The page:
Prescription drug abuse is a problem of epidemic proportions around the country. The state of Florida is the unfortunate epicenter and law enforcement officials are forced to struggle with the results.
Bay County Sheriff’s Office Captain Faith Bell is overwhelmed with the sad results of prescription drug abuse in her community. Bell runs the Bay Area Drug Gang Enforcement Squad, a unit that works to fight prescription drug abuse. Bell keeps a book on her desk filled with details about those who died from prescription drug overdoses in Bay County.
"I’m just trying to put a face to all these dead kids, which is something I’ve never had to do," Bell said. "I’ve been doing this 22 years and I never had to do it with cocaine, marijuana, ecstasy."
The epidemic seemed to come out of nowhere. Captain Bell left Panama City for three months in the summer of 2008, when there were only a few cases of prescription drug addiction. When Bell returned to town, she discovered that her neighbors were dying from the drugs. According to Bell, a big part of the problem is the amount of drugs that come into the community from the pain clinics operating in south Florida. People travel to south Florida, especially Broward County, from across the state and around the country to get large quantities of powerful and dangerous prescription drugs.
Last year in Florida, oxycodone killed 1,948 people, a jump from 716 deaths in 2005. There have been people dying from overdoses in the lobbies of pain clinics and in motels that dot the interstate. Death is everywhere. Bell has seen the sobering effects of the practice known as doctor shopping. She has seen people return to Bay County with as many as 600 pills in their pockets.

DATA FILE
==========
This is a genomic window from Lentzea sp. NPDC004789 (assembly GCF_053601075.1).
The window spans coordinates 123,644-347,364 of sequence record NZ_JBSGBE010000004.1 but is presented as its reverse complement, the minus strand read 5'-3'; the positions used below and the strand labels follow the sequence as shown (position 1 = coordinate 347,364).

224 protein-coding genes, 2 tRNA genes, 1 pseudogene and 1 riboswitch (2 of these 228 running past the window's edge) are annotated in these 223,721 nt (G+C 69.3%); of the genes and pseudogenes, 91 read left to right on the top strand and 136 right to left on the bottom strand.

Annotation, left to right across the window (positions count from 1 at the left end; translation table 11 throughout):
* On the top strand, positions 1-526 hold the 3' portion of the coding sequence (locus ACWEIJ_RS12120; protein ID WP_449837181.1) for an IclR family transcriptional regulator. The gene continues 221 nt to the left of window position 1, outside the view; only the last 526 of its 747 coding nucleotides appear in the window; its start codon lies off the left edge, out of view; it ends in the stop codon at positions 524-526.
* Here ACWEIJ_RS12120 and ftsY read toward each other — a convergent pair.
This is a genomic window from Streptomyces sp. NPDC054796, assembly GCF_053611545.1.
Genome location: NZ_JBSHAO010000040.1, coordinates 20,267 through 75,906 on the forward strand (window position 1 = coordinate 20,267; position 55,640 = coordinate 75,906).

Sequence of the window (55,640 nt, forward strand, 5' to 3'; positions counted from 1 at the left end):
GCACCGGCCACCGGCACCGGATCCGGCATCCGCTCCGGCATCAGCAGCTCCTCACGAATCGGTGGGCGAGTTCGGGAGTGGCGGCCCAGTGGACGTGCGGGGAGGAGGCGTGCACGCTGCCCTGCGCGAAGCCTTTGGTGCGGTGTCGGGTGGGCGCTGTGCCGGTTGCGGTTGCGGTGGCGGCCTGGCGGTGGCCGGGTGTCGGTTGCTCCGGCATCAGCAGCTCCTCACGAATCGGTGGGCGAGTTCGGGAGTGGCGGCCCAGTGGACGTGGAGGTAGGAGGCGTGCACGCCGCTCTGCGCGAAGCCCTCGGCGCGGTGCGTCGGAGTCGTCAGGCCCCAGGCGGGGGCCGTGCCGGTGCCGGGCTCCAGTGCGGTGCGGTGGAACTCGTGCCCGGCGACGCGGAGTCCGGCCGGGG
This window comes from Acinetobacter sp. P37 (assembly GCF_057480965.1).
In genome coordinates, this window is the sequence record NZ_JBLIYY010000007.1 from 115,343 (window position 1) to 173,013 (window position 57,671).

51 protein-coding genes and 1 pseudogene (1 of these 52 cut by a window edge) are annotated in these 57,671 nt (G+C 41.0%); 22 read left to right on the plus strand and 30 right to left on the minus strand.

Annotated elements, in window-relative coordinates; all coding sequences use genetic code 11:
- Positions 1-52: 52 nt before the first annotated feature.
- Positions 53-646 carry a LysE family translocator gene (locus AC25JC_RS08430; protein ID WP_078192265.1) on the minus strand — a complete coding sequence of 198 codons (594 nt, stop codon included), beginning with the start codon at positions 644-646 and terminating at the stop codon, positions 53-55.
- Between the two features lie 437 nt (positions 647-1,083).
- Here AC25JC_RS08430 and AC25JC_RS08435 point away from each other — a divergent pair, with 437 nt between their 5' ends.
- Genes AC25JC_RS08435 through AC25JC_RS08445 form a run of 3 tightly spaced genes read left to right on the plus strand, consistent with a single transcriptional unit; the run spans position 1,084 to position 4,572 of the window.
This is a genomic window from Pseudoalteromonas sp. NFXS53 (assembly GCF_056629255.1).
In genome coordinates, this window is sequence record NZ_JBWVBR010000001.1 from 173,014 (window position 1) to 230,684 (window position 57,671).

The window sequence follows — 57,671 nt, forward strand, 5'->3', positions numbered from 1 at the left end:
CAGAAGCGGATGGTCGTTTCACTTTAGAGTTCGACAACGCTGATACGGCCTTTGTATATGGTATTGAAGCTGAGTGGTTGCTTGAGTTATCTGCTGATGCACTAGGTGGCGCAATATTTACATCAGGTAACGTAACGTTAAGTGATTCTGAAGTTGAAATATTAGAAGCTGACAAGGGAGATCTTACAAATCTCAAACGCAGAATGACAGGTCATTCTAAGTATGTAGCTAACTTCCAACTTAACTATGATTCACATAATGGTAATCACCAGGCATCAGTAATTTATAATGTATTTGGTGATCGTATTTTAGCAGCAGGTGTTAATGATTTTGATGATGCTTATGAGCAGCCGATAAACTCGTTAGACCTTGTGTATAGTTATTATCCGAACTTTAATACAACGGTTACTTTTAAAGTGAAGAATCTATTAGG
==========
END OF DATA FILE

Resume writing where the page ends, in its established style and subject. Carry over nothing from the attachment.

Oxycodone, roxycodone and hydrocodone are known as "hillbilly heroin."
"It is heroin. It’s a synthetic form of heroin," Bell said.
CARE is a drug treatment center in Bay County that has been overwhelmed with the influx of people needing help for prescription drug addiction. Recently, 10 of the 14 adults in the 15-bed drug treatment center were there to detox from their abuse of prescription drugs. Roxycodone has become more popular on the streets than oxycodone, primarily due to the fact that roxycodone is not a time-release drug. This means that the drug is more quickly absorbed into the bloodstream than oxycodone.
"You can put a bottle of oxycontin right there and an ounce of cocaine right there and the oxycontin’s going to go ten to one," Bell said.
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